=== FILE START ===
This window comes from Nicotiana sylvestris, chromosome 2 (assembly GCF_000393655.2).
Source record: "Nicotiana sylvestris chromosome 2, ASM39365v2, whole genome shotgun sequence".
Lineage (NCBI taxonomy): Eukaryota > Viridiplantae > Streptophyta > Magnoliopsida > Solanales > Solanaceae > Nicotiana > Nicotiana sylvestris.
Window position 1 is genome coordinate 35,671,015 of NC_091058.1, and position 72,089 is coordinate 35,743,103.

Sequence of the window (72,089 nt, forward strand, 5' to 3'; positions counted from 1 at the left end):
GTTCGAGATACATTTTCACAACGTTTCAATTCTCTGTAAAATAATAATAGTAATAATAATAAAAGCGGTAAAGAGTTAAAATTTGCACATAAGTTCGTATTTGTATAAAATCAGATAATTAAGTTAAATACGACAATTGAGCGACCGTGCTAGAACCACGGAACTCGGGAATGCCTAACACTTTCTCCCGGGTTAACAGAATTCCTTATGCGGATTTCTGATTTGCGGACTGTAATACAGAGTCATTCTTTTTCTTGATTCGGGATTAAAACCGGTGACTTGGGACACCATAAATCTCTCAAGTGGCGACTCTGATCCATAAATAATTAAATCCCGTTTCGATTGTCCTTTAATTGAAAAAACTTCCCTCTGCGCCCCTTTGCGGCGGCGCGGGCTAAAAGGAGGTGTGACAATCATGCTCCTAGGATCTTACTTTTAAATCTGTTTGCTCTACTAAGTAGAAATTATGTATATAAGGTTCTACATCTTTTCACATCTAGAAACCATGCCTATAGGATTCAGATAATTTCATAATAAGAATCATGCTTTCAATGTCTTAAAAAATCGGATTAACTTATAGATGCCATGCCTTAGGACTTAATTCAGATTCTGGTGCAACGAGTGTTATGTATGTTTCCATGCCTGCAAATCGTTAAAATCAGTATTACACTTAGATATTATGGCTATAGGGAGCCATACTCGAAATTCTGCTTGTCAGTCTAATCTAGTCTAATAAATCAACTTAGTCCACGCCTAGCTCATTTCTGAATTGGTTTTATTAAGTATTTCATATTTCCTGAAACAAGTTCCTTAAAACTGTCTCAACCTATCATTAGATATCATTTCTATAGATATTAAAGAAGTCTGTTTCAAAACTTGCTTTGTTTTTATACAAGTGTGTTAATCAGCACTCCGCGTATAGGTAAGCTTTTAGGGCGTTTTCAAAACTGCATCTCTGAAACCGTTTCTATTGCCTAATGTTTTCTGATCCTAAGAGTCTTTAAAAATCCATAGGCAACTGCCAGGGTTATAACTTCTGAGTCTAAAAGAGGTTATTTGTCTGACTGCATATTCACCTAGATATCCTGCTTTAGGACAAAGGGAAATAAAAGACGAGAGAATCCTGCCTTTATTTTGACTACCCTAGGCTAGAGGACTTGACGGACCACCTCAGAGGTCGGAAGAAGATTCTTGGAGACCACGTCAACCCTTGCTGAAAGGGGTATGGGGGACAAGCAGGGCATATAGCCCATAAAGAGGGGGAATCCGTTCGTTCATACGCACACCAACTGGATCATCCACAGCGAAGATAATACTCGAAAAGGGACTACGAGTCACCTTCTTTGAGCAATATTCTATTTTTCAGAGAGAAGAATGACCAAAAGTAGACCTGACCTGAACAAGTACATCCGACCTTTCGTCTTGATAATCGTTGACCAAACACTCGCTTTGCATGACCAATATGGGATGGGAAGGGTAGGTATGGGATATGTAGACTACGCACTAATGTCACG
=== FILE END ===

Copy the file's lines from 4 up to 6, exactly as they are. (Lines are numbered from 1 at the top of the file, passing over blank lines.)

Window position 1 is genome coordinate 35,671,015 of NC_091058.1, and position 72,089 is coordinate 35,743,103.

Sequence of the window (72,089 nt, forward strand, 5' to 3'; positions counted from 1 at the left end):
GTTCGAGATACATTTTCACAACGTTTCAATTCTCTGTAAAATAATAATAGTAATAATAATAAAAGCGGTAAAGAGTTAAAATTTGCACATAAGTTCGTATTTGTATAAAATCAGATAATTAAGTTAAATACGACAATTGAGCGACCGTGCTAGAACCACGGAACTCGGGAATGCCTAACACTTTCTCCCGGGTTAACAGAATTCCTTATGCGGATTTCTGATTTGCGGACTGTAATACAGAGTCATTCTTTTTCTTGATTCGGGATTAAAACCGGTGACTTGGGACACCATAAATCTCTCAAGTGGCGACTCTGATCCATAAATAATTAAATCCCGTTTCGATTGTCCTTTAATTGAAAAAACTTCCCTCTGCGCCCCTTTGCGGCGGCGCGGGCTAAAAGGAGGTGTGACAATCATGCTCCTAGGATCTTACTTTTAAATCTGTTTGCTCTACTAAGTAGAAATTATGTATATAAGGTTCTACATCTTTTCACATCTAGAAACCATGCCTATAGGATTCAGATAATTTCATAATAAGAATCATGCTTTCAATGTCTTAAAAAATCGGATTAACTTATAGATGCCATGCCTTAGGACTTAATTCAGATTCTGGTGCAACGAGTGTTATGTATGTTTCCATGCCTGCAAATCGTTAAAATCAGTATTACACTTAGATATTATGGCTATAGGGAGCCATACTCGAAATTCTGCTTGTCAGTCTAATCTAGTCTAATAAATCAACTTAGTCCACGCCTAGCTCATTTCTGAATTGGTTTTATTAAGTATTTCATATTTCCTGAAACAAGTTCCTTAAAACTGTCTCAACCTATCATTAGATATCATTTCTATAGATATTAAAGAAGTCTGTTTCAAAACTTGCTTTGTTTTTATACAAGTGTGTTAATCAGCACTCCGCGTATAGGTAAGCTTTTAGGGCGTTTTCAAAACTGCATCTCTGAAACCGTTTCTATTGCCTAATGTTTTCTGATCCTAAGAGTCTTTAAAAATCCATAGGCAACTGCCAGGGTTATAACTTCTGAGTCTAAAAGAGGTTATTTGTCTGACTGCATATTCACCTAGATATCCTGCTTTAGGACAAAGGGAAATAAAAGACGAGAGAATCCTGCCTTTATTTTGACTACCCTAGGCTAGAGGACTTGACGGACCACCTCAGAGGTCGGAAGAAGATTCTTGGAGACCACGTCAACCCTTGCTGAAAGGGGTATGGGGGACAAGCAGGGCATATAGCCCATAAAGAGGGGGAATCCGTTCGTTCATACGCACACCAACTGGATCATCCACAGCGAAGATAATACTCGAAAAGGGACTACGAGTCACCTTCTTTGAGCAATATTCTATTTTTCAGAGAGAAGAATGACCAAAAGTAGACCTGACCTGAACAAGTACATCCGACCTTTCGTCTTGATAATCGTTGACCAAACACTCGCTTTGCATGACCAATATGGGATGGGAAGGGTAGGTATGGGATATGTAGACTACGCACTAATGTCACG